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This article mentions some owners of the property within the Fort Loudoun footprint where this cannon sat:

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William L Clark,

who owned much of the property on North Main (N Loudoun St) and North Market (N Cameron St) .

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Was William L Clark President of the Winchester and Potomac Railroad? 

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The Mutual Assurance Society Records collection contains insurance policies (1746-1838) to dwellings in Winchester, VA and Frederick County, VA, which include policyholder?s names. such as William L Clark at 407 North Loudoun.

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Noah W. Solenberger

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The [estate of the] widow of Noah Solenberger sells cannon to Frank H. Taylor.

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The article’s reporter then ponders who might obtain it from Frank H. Taylor for the sake of History?    Would it be the DAR?  Or the Trustees for the George Washington Office Museum?

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Then James B Russell is mentioned.

He found a cannon ball

but doesn’t know if it was from this particular cannon.

This is a picture of James B Russell,  aged 90,

and who was a Confederate soldier

from the beginning to the ending of the war,

standing next to this cannon.

He knew those who were alive when GW was alive.

Is he related to William Greenway Russell, author of What I Know About Winchester?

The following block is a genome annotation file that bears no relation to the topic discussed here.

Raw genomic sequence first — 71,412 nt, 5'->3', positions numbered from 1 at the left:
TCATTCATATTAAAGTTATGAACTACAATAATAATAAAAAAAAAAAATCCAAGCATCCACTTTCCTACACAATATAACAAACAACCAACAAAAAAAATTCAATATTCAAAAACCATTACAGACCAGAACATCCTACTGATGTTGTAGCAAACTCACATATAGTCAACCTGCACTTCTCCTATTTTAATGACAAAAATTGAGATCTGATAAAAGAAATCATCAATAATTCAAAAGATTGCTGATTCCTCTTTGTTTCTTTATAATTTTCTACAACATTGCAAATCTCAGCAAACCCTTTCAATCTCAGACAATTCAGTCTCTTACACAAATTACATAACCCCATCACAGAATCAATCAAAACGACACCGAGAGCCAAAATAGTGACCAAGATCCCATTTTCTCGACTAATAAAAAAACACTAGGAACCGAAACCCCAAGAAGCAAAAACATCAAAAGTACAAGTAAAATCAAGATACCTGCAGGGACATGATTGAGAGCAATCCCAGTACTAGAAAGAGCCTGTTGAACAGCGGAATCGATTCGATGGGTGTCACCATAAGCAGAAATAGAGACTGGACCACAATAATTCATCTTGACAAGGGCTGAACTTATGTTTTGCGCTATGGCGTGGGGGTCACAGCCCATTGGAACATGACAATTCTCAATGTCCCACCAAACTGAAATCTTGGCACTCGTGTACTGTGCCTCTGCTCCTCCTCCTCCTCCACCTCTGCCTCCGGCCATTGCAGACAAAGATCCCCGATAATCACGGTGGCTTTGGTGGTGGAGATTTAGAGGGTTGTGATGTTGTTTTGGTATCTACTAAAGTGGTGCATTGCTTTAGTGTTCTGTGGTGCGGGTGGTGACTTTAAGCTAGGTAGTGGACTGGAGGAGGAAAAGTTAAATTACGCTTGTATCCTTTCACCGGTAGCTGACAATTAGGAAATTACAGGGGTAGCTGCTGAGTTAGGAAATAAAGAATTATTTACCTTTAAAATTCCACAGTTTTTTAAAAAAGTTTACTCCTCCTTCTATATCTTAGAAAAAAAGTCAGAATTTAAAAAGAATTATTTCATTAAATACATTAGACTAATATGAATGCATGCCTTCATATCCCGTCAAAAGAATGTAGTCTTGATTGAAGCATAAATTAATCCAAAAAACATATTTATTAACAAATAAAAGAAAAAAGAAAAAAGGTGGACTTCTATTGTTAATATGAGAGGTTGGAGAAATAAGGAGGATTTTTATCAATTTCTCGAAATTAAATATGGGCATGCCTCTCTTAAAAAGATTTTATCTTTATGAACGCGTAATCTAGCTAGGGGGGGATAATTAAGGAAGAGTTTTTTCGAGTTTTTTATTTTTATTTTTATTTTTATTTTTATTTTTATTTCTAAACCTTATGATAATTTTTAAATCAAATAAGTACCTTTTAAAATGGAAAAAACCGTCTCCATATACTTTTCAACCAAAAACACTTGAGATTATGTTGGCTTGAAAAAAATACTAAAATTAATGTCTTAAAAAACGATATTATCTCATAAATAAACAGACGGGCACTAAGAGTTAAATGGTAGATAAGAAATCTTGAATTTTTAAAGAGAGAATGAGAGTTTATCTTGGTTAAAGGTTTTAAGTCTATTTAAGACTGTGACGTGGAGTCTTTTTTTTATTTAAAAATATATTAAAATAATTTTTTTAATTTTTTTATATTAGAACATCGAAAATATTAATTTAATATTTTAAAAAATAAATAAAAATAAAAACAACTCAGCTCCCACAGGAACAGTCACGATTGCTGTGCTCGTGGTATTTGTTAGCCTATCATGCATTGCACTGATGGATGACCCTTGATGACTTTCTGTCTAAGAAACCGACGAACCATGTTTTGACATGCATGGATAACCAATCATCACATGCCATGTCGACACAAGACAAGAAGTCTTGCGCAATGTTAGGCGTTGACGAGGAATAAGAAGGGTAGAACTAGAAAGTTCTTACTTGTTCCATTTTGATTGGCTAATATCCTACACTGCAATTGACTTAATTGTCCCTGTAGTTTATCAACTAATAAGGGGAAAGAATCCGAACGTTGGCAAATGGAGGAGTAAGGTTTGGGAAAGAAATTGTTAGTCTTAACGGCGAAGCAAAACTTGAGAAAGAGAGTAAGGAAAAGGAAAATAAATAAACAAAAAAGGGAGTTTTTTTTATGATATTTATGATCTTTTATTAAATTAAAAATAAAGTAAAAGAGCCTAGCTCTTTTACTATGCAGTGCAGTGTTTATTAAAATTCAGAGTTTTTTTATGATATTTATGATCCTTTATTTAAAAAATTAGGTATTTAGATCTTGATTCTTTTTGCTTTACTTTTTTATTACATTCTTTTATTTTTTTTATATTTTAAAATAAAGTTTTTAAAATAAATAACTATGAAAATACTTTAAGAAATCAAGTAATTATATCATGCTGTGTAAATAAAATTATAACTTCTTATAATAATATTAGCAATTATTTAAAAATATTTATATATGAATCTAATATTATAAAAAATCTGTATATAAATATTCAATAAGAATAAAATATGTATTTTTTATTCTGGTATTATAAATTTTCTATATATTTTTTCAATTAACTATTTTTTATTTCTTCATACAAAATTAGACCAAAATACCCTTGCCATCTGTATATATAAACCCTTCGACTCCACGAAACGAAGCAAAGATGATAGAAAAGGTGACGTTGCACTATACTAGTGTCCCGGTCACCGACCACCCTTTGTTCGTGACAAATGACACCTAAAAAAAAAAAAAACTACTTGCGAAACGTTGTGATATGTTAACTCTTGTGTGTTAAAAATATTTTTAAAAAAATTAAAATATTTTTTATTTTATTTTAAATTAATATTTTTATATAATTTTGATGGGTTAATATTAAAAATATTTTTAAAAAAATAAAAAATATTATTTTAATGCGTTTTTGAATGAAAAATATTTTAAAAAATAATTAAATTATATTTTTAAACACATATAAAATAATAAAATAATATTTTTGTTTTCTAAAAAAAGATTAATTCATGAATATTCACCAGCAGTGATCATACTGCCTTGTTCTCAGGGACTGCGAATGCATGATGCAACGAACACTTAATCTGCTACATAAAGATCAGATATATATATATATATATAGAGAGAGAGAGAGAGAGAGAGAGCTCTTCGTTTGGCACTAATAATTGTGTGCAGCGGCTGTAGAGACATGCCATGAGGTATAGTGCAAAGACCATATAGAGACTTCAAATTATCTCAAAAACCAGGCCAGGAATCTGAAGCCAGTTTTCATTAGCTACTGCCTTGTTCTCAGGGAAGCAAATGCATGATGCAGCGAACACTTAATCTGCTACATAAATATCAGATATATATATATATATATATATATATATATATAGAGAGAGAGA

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Washington’s Old Cannon to be Preserved

Winchester Evening Star

Monday April 23, 1923

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Old Cannon a Reminder of Days of Yore

Winchester Evening Star

reprints a Baltimore Sun article

May 1, 1923

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Reporter, William McClenahan for the Baltimore Sun,  notes “today it [the cannon] is lying on the sidewalk in front of a shop.” 

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“today” is an earlier date than this Winchester Star reprint of the Baltimore Sun article on  May 1923. The earlier 5 March 1923 article reports Frank H Taylor bought the cannon from an  Solenberger  estate auction prior to this  5 March 1923 article.

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That shop the cannon was “lying on the sidewalk in front of “ ?  The shop is Frank H Taylor’s who bought the cannon. It’s his plumbing shop on South Braddock, per the 5 March article. 

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And that phrase “lying in front of ” ?   Would that mean the cannon has been dis-lodged from its wheel carriage?

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Other cannons already on the Cork and Braddock corner?

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“At the Washington Headquarters there is already mounted two old pieces. There is room for another.”

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Famous Cannon Taken Today to Permanent Home

Winchester Evening Star

Friday February 22, 1924

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“Today, the birthday anniversary of George Washington, the father of his country, was very appropriately selected as the occasion for removing the famous old Washington cannon from Mr. Frank H. Taylor’s place on South Braddock street, to Washington’s Headquarters, preparatory to being mounted at this historic shrine.”

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This article repeats other articles stating:

“The relic was one of twelve cannon which were mounted on the old Fort Loudoun … “

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First known portrait of GW at age 40 wearing his VA Regiment uniform in 1772

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Were there 12 cannon?

Colonel George Washington states 14.

He writes from Fort Loudoun to Lt Gov Dinwiddie (the acting governor)  27 June 1757: